It has been a stratospheric rise for the former daytime queen of talk show. From humble beginnings and hardship, Oprah went on to achieve super-stardom as the world’s most powerful celebrity – not to mention a net worth of $2.7 billion. But perhaps her most shining moment came on a bright day last month when the media mogul addressed graduates at Harvard University's 362nd commencement. And here in Harvard Yard she pauded at the incredible awesomeness of it all.
“Oh my goodness. I'm at HAAAARVARD! Not too many girls from rural Mississippi have made it all the way here to Cambridge. ... I consider today to be a defining milestone..."
As you would expect from Forbes’ most influential person in the world, Oprah’s remarks resonated and inspired. But it’s not just 21-year olds in crimson regalia who were coached on how to achieve their best selves. Oprah had words of wisdom to those of us working in business school education, too.
Here are some highlights of her speech with applied lessons for MBA recruiters and marketers:
“The single most important lesson I learned in 25 years talking every single day to people was that there’s a common denominator in our human experience. The common denominator I found in every single interview is we want to be validated. We want to be understood. I’ve done over 35,000 interviews in my career. And as soon as that camera shuts off, and inevitably in their own way, everyone asks this question: ‘Was that okay?’ I heard it from President Bush, I heard it from President Obama…I even heard it from Beyonce in all her Beyonce-ness…They all want to know: ‘Was that okay? Did you hear me? Did you see me? Did what I said mean anything to you?’”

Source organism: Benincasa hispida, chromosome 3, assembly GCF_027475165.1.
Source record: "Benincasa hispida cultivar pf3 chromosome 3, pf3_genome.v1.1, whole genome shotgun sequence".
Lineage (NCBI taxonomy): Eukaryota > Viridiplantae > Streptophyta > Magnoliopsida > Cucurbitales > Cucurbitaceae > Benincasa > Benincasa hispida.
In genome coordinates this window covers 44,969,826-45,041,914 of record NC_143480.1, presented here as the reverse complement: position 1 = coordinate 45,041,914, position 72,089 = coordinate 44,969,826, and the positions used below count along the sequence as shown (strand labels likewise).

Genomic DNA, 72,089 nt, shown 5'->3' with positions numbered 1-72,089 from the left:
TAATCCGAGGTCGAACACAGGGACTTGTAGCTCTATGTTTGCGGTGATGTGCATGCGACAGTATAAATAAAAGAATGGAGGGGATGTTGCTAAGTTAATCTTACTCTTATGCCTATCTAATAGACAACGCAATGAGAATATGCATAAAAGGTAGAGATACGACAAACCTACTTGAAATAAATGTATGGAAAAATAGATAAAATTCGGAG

There are lots of cognitive reasons for an MBA, but many times there are underlying emotional currents as well. Quite simply, it boils down to validation. Think about what comes across again and again at the heart of your applicant interviews or between the lines in an admissions essay. Candidates who seek validation of a stronger education brand on their resume. Liberal arts or engineering majors who seek validation of a business degree. Ambitious prospects who seek validation to gain access into prestigious firms.
As you refresh your MBA marketing collateral for the coming recruitment cycle, think about Oprah’s lessons. Take a look at your digital MBA brochure, business school website, information session PowerPoint, social media messaging, and digital advertising. How are you emphasizing a value proposition of validation? In other words, how does your MBA program help prospective students achieve the validation they are seeking? And how does your business school do it better than the competition?
Consider segmenting your target market according to "validation" personas. Think about all the different type of validation that an MBA provides for prospective students and then develop distinct messaging for each audience. For example, you could develop testimonials from alums who talk about how the MBA gave them an educational boost on their resumes. The idea is to develop personas that enable you to connect with candidates on a deep and personal level so that each person feels you are speaking directly to them. Show that you hear them. Show that you understand them.
Also, simple imagery showing the power of contrasts offers a validation proof point. For example, show side-by-side images two identical resumes. One has an undergraduate engineering degree. The other adds an MBA from your school. Simple images get the point across and speak volumes.
“Your class will be armed with more tools of influence and empowerment than any other generation in history. I did it in an analog world. I was blessed with a platform that, at its height, reached nearly 20 million viewers a day. Now, here in a world of YouTube and Facebook and Twitter and Tumblr, you can reach billions in just seconds.”